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Frequency and type of drug-related side effects necessitating treatment discontinuation in the Swiss Inflammatory Bowel Disease Cohort.

Artigo em Inglês | MEDLINE | ID: mdl-29384798

BACKGROUND AND AIM:

Systematic analyses of inflammatory bowel disease (IBD) drug-related side effects necessitating treatment cessation in large cohorts of patients with IBD are scarce. We aimed to assess the frequency and type of drug-related side effects requiring drug cessation in patients included in the Swiss IBD Cohort.

PATIENTS AND METHODS:

A retrospective review was performed of data from the Swiss IBD Cohort physician questionnaires documenting a treatment cessation for the following drug categories: aminosalicylates, topical and systemic steroids, thiopurines, methotrexate, tumor necrosis factor-antagonists, and calcineurin inhibitors (tacrolimus, cyclosporine).

RESULTS:

A total of 3192 patients were analyzed, of whom 1792 (56.1%) had Crohn's disease, 1322 (41.4%) had ulcerative colitis, and 78 (2.5%) had IBD unclassified. Of 3138 patients treated with IBD drugs, 2129 (67.8%) presented with one or several drug-related side effects necessitating drug cessation. We found a significant positive correlation between the number of concomitantly administered IBD drugs and the occurrence of side effects requiring drug cessation (P<0.001). Logistic regression modeling identified Crohn's disease diagnosis [odds ratio (OR)=1.361, P=0.017], presence of extraintestinal manifestations (OR=2.262, P<0.001), IBD-related surgery (OR=1.419, P=0.006), and the increasing number of concomitantly used IBD drugs [OR=2.007 (P<0.001) for two concomitantly used IBD drugs; OR=3.225 (P<0.001) for at least three concomitantly used IBD drugs] to be associated significantly with the occurrence of IBD drug-related adverse events that necessitated treatment cessation.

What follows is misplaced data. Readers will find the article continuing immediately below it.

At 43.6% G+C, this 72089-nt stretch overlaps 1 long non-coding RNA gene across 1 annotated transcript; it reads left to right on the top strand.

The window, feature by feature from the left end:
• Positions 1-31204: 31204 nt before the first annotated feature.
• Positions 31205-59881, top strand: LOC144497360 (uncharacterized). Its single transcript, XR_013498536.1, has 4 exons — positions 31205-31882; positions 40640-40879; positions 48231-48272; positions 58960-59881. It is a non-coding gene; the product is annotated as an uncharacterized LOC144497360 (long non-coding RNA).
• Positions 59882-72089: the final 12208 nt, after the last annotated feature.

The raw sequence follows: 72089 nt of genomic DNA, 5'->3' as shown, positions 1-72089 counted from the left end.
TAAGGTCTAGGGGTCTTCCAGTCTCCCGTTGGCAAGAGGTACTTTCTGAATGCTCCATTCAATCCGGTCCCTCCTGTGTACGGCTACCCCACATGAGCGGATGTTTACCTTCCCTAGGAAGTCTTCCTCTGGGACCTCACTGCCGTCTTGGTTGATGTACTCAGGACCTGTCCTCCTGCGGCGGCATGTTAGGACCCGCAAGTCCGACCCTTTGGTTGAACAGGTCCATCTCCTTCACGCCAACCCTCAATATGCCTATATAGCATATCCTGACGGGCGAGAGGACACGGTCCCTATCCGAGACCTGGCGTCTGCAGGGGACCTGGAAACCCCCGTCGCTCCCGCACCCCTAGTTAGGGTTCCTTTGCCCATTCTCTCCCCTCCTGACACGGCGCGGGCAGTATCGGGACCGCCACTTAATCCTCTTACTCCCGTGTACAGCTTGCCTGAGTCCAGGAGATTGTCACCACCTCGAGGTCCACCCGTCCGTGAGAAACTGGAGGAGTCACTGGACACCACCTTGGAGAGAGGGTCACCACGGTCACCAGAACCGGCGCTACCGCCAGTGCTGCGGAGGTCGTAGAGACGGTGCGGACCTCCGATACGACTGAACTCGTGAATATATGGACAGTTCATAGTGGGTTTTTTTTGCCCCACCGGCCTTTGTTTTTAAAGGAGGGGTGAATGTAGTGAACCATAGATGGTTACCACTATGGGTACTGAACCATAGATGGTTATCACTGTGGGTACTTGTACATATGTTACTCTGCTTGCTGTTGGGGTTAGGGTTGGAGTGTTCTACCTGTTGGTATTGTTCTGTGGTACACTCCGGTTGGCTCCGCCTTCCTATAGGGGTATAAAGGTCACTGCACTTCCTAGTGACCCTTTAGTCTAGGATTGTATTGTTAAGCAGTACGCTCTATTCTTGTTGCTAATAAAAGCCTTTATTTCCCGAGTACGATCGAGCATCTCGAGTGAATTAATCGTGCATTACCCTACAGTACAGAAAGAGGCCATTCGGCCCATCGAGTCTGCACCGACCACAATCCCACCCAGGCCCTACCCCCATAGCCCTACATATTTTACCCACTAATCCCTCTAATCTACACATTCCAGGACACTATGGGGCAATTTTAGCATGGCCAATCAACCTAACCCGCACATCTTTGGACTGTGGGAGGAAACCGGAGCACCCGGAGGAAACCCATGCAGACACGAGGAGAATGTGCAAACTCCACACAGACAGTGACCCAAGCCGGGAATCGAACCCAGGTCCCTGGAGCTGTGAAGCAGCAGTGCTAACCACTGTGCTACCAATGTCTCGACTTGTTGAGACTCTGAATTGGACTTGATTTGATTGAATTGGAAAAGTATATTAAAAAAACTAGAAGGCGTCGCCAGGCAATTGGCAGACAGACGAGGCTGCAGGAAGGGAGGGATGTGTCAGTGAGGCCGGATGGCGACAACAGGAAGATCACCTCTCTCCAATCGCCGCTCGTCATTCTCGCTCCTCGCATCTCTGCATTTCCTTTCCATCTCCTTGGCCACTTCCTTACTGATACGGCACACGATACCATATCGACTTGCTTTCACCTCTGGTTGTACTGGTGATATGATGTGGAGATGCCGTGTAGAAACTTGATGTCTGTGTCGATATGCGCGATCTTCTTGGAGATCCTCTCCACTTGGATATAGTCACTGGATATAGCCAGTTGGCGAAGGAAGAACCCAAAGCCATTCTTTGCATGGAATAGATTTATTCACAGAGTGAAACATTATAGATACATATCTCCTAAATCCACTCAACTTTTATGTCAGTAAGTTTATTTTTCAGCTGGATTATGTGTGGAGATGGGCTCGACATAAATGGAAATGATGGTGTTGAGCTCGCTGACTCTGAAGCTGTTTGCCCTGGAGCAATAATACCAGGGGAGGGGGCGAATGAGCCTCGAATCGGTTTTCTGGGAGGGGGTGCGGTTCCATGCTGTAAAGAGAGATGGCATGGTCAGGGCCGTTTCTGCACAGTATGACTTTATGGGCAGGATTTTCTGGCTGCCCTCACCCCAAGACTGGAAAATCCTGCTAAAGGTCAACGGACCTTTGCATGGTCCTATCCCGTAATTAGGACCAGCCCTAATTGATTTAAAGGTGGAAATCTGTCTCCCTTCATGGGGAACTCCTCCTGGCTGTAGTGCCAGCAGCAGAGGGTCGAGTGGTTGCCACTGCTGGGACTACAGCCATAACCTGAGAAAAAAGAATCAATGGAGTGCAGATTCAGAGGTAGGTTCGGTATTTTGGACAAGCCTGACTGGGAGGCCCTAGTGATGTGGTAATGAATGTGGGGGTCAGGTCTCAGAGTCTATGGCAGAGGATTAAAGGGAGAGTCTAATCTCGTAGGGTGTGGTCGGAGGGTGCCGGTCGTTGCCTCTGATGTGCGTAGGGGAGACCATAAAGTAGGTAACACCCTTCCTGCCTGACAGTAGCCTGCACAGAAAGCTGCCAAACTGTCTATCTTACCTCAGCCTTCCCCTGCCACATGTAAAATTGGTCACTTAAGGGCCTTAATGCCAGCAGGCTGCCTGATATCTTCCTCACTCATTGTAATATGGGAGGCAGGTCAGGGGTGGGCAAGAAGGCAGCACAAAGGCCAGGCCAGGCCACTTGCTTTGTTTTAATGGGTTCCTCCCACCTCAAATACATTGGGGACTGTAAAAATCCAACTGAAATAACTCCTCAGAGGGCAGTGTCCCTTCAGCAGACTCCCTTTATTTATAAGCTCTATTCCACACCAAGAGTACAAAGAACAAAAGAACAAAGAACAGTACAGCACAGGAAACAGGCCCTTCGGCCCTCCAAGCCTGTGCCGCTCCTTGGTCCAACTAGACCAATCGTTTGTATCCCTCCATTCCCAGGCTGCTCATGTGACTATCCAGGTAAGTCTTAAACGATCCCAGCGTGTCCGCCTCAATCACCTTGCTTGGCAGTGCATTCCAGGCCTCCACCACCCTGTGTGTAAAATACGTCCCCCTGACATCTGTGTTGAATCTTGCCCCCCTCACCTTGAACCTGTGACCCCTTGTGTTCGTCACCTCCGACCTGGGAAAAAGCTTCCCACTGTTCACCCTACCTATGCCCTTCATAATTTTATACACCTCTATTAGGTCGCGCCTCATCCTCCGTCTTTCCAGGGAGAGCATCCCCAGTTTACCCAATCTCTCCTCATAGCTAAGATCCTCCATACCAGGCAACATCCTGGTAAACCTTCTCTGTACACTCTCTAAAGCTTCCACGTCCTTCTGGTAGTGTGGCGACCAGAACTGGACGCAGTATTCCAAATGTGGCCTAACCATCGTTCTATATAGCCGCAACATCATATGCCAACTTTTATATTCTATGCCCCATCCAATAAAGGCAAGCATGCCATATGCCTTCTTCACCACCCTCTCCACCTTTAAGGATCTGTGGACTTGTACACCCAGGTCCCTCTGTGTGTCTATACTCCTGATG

CONCLUSION:

Physicians should keep in mind that the number of concomitantly administered IBD drugs is the main risk factor for drug-related adverse events necessitating treatment cessation.